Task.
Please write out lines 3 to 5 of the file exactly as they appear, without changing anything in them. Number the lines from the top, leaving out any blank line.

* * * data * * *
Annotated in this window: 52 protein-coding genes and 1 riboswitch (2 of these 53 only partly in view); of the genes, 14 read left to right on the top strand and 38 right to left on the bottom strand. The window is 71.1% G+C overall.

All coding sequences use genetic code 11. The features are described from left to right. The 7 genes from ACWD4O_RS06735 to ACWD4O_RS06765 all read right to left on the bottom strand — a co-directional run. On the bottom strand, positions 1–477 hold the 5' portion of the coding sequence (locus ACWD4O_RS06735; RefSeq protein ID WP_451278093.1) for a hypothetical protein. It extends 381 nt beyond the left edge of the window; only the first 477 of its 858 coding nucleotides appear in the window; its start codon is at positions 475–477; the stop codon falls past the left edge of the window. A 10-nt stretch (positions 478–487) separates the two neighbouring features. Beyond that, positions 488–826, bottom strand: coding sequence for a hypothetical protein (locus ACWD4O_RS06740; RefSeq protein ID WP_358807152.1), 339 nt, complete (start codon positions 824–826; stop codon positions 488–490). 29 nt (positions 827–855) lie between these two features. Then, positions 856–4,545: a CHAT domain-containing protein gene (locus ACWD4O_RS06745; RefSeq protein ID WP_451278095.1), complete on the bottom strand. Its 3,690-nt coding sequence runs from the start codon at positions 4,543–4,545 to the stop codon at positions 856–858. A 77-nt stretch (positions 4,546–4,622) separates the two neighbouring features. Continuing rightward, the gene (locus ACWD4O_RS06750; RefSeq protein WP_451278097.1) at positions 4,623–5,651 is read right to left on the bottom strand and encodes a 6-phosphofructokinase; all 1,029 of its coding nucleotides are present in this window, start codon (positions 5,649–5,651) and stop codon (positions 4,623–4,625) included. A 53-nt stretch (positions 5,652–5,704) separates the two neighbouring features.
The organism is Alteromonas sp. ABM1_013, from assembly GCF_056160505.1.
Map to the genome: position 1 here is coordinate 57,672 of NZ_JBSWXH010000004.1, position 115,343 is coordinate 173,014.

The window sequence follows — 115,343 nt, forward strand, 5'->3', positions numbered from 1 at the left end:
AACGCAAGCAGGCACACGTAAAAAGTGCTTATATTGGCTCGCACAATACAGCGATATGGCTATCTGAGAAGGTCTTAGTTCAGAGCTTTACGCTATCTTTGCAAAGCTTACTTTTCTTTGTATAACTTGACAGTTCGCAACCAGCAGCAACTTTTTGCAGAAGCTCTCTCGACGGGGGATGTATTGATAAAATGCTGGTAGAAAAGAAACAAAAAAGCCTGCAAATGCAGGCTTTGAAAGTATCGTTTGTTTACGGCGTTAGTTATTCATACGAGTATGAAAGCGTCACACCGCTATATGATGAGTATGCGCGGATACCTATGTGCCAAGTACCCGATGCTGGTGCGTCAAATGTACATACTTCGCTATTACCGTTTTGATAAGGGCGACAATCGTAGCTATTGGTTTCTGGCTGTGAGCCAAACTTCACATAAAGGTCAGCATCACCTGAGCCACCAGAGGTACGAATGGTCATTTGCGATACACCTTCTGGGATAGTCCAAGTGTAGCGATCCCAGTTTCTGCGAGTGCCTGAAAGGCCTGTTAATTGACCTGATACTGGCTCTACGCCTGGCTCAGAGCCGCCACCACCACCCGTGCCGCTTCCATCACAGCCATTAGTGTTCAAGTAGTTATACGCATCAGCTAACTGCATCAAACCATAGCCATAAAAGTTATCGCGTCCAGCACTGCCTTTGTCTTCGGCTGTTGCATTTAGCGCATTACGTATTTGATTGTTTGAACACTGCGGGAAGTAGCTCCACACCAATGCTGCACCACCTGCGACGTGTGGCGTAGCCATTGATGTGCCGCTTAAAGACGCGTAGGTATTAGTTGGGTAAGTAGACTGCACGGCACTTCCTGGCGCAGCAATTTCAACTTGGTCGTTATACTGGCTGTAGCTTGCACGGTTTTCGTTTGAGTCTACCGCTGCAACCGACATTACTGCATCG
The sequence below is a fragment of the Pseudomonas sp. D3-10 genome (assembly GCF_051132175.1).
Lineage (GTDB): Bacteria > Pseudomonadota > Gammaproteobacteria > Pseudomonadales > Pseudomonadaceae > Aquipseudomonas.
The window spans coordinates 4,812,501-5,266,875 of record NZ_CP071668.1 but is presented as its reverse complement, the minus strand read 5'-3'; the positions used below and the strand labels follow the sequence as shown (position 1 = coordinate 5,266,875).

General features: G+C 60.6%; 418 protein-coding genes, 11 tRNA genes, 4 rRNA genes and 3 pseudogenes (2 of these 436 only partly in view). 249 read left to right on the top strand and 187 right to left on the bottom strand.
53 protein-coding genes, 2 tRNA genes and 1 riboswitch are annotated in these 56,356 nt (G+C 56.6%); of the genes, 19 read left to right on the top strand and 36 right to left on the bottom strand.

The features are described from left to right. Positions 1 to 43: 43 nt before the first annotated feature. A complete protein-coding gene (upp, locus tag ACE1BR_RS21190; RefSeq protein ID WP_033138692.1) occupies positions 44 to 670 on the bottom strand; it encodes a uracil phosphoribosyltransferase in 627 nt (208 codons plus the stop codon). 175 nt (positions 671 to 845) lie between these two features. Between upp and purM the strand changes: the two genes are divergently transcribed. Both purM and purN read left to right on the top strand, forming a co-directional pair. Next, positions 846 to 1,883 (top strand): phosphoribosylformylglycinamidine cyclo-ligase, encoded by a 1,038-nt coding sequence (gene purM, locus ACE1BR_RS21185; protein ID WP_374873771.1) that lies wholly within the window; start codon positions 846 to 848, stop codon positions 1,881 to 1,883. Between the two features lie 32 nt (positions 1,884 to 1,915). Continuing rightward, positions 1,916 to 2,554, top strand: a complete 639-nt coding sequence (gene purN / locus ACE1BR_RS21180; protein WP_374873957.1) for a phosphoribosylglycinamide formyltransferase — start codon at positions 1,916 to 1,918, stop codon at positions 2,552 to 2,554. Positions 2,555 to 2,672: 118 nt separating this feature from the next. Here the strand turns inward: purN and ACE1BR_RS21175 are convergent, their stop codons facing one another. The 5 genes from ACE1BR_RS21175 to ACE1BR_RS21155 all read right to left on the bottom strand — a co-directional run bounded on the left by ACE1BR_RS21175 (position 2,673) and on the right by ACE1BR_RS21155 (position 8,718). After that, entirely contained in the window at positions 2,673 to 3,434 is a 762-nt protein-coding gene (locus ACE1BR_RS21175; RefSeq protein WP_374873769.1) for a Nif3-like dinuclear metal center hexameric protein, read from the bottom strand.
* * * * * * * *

The organism is Alteromonas sp. ABM1_013, from assembly GCF_056160505.1.
Map to the genome: position 1 here is coordinate 57,672 of NZ_JBSWXH010000004.1, position 115,343 is coordinate 173,014.

The window sequence follows — 115,343 nt, forward strand, 5'->3', positions numbered from 1 at the left end: